Growing a small business is a process, not a single task. The process of growing a business is multi-faceted and ongoing. For example, you probably already know you need to increase sales, expand production, and focus on marketing to reach a larger audience. These tasks will never end, no matter how successful you become.
To grow your small business, you need more than an increase in sales. Growth is not measured by profits alone. If you’ve been wondering how to achieve higher levels of growth, here are four insights to think about:
1. Growth is directly tied to customer satisfaction
Your business won’t grow unless you have satisfied customers. The more satisfied they are, the bigger you’ll grow, mostly because satisfied customers tell their friends about businesses they love. Word of mouth is the most effective form of advertising on the planet. Unless you have people actively recommending your brand, your growth will remain limited.
Work on improving customer service
Amp up your focus on improving customer service to improve customer satisfaction. To get some ideas, start reading customer-centric blogs. For instance, the SmallBiz Technology blog provides helpful insights into improving customer service. Take the strategies that work for your small business and do your best.
Find out where you stand with your customers
How satisfied are your customers? Would they recommend your products or services to others? If you don’t know where you stand with your customers, it’s time to find out. Reading online product reviews for your company isn’t enough. Start running customer satisfaction surveys to see how well you’re doing.
Customer satisfaction surveys will provide information you can’t get from reading online reviews about your business. For instance, survey data can be automatically collected and crunched into reports that reveal the percentage of customers who would recommend your business. This kind of data gives you a clear view of what your customers think.
2. Decreasing waste increases access to resources
Having waste in your organization is like having a tiny hole in an air mattress. The leak will be slow, but the effects will be noticeable, and you’ll never get ahead.
The biggest sources of waste are:
Employees wasting time
The average employee wastes around three hours each workday. Time is generally wasted doing things like checking email and social media, chatting with co-workers, watching YouTube, and searching for company files.
Wasted payroll dollars
Most payroll dollars are wasted when employees are wasting time.
Wasted money on high-end equipment
Sometimes you don’t need the latest and greatest tech gear. For instance, there’s no need to buy a brand-new copy machine when a used model would suffice.
Wasted money on unnecessary monthly subscriptions
These add up fast, sometimes without your awareness. How many online services does your organization really need?
Find ways to reduce waste in all areas of your small business. Start with time because time really is money. When you reduce wasted resources like time and money, you’ll automatically have more of those resources available to grow your small business. The less waste you have, the more resources you’ll have.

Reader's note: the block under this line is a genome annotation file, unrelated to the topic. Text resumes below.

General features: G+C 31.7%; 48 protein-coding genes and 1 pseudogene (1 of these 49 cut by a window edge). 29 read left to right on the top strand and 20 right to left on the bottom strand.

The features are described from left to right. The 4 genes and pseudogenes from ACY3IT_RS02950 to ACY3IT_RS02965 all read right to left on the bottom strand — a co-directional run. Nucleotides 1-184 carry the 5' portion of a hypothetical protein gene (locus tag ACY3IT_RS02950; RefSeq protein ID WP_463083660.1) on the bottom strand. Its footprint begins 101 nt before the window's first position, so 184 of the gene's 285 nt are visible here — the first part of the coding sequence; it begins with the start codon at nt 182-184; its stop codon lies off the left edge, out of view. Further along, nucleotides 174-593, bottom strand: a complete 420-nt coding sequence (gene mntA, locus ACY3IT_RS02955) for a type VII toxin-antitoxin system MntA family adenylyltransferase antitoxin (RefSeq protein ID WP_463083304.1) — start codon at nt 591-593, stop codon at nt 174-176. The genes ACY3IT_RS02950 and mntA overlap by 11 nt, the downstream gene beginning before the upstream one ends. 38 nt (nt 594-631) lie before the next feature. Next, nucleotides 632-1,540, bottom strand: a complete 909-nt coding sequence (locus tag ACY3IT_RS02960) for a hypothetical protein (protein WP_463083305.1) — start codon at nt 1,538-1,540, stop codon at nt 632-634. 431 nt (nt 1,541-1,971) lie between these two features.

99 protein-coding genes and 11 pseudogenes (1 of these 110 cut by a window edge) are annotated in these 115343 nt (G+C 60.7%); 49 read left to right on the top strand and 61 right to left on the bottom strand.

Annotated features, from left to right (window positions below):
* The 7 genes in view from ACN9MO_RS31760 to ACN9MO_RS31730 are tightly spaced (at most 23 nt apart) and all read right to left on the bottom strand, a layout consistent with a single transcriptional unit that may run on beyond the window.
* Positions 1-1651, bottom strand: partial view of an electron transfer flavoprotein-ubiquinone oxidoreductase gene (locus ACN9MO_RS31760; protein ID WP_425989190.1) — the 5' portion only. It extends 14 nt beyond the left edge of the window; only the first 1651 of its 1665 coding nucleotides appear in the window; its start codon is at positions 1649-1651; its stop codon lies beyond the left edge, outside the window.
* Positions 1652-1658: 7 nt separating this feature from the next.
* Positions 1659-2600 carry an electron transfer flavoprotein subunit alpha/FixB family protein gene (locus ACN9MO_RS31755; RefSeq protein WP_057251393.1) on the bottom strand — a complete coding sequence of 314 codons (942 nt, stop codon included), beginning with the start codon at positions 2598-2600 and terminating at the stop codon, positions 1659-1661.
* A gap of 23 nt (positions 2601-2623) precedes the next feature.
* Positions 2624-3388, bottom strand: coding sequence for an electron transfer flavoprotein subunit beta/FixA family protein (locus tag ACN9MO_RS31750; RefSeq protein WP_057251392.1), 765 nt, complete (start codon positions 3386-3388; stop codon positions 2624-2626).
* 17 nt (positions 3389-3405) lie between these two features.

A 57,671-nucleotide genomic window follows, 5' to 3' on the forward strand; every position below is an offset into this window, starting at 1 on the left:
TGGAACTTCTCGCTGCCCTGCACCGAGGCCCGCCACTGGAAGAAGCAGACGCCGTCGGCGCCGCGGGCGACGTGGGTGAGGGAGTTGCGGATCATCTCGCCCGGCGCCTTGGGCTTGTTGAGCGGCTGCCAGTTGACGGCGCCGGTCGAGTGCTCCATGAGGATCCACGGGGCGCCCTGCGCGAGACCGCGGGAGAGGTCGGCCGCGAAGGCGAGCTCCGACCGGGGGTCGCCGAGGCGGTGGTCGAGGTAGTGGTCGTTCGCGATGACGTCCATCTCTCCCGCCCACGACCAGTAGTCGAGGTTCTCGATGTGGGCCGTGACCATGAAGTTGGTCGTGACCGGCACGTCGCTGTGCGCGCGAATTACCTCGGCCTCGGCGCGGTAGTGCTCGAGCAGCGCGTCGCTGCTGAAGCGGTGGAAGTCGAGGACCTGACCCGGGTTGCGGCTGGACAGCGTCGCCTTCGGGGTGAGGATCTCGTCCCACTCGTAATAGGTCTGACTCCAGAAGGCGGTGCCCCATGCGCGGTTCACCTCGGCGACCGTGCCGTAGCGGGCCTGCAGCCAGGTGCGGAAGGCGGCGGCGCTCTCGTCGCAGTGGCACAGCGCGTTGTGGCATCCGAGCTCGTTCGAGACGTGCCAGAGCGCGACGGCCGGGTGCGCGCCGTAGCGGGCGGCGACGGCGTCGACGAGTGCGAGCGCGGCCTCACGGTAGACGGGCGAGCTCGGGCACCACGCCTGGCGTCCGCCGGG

3. Increasing productivity can earn you a better reputation
Productive businesses tend to get more sales, clients, and credibility in their industry. Put simply, the true leaders in any industry produce better products and services than their competitors.
You can’t be the best when your workforce is wasting time. The innovation that will move you to the top is achieved through a productive workforce.
Find out where your employees struggle most and work on a solution. You might find that some employees don’t have all the right tools. Other workers might not have clear and quantifiable objectives.
Highly successful businesses have highly productive employees. They know their objectives and plan to meet those objectives. Productive employees don’t wing their days; they plan their days and work hard to meet daily goals. If that’s not how your workforce operates, prioritize making that change.
4. Stay on top of what’s new in your industry
Growth requires keeping up with your competitors and even surpassing them. Find ways to stay on top of what’s new in your niche. Start attending industry conferences, trade shows, and other gatherings for industry professionals.
Find newsletters to subscribe to and pay someone to sift through those emails and send you the important highlights. You’ll have to trust that someone else can identify what’s important, but you can train people to see with your eyes.
Don’t stop your efforts
Growth won’t happen overnight, and it won’t happen without setbacks. No matter how tough things get, don’t stop your efforts to grow your small business. No organization ever gets big without persevering through tough times.